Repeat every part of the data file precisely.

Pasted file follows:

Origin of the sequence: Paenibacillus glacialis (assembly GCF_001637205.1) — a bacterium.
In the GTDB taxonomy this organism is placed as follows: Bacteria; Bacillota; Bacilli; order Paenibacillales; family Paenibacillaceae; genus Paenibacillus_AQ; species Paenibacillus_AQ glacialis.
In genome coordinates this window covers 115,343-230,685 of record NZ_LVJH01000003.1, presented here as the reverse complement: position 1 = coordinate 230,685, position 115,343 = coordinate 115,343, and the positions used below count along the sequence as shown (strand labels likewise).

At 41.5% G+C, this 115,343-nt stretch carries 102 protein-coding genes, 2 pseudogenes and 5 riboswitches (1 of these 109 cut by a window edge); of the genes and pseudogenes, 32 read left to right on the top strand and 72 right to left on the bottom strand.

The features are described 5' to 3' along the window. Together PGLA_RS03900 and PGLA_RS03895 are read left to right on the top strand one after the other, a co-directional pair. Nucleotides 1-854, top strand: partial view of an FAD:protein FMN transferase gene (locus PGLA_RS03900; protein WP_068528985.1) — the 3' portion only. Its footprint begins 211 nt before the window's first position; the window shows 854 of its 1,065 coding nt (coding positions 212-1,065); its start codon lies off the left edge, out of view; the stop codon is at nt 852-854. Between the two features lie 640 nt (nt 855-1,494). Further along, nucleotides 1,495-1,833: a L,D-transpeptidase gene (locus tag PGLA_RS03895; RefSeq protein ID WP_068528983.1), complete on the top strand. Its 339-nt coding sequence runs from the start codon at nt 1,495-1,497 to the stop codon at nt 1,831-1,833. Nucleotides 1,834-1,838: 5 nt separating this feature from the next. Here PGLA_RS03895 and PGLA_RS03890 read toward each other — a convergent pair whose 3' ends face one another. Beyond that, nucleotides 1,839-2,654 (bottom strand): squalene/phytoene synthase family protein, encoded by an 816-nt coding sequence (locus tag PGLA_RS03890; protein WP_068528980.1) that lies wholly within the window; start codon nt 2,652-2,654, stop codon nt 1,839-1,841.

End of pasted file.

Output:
Origin of the sequence: Paenibacillus glacialis (assembly GCF_001637205.1) — a bacterium.
In the GTDB taxonomy this organism is placed as follows: Bacteria; Bacillota; Bacilli; order Paenibacillales; family Paenibacillaceae; genus Paenibacillus_AQ; species Paenibacillus_AQ glacialis.
In genome coordinates this window covers 115,343-230,685 of record NZ_LVJH01000003.1, presented here as the reverse complement: position 1 = coordinate 230,685, position 115,343 = coordinate 115,343, and the positions used below count along the sequence as shown (strand labels likewise).

At 41.5% G+C, this 115,343-nt stretch carries 102 protein-coding genes, 2 pseudogenes and 5 riboswitches (1 of these 109 cut by a window edge); of the genes and pseudogenes, 32 read left to right on the top strand and 72 right to left on the bottom strand.

The features are described 5' to 3' along the window. Together PGLA_RS03900 and PGLA_RS03895 are read left to right on the top strand one after the other, a co-directional pair. Nucleotides 1-854, top strand: partial view of an FAD:protein FMN transferase gene (locus PGLA_RS03900; protein WP_068528985.1) — the 3' portion only. Its footprint begins 211 nt before the window's first position; the window shows 854 of its 1,065 coding nt (coding positions 212-1,065); its start codon lies off the left edge, out of view; the stop codon is at nt 852-854. Between the two features lie 640 nt (nt 855-1,494). Further along, nucleotides 1,495-1,833: a L,D-transpeptidase gene (locus tag PGLA_RS03895; RefSeq protein ID WP_068528983.1), complete on the top strand. Its 339-nt coding sequence runs from the start codon at nt 1,495-1,497 to the stop codon at nt 1,831-1,833. Nucleotides 1,834-1,838: 5 nt separating this feature from the next. Here PGLA_RS03895 and PGLA_RS03890 read toward each other — a convergent pair whose 3' ends face one another. Beyond that, nucleotides 1,839-2,654 (bottom strand): squalene/phytoene synthase family protein, encoded by an 816-nt coding sequence (locus tag PGLA_RS03890; protein WP_068528980.1) that lies wholly within the window; start codon nt 2,652-2,654, stop codon nt 1,839-1,841.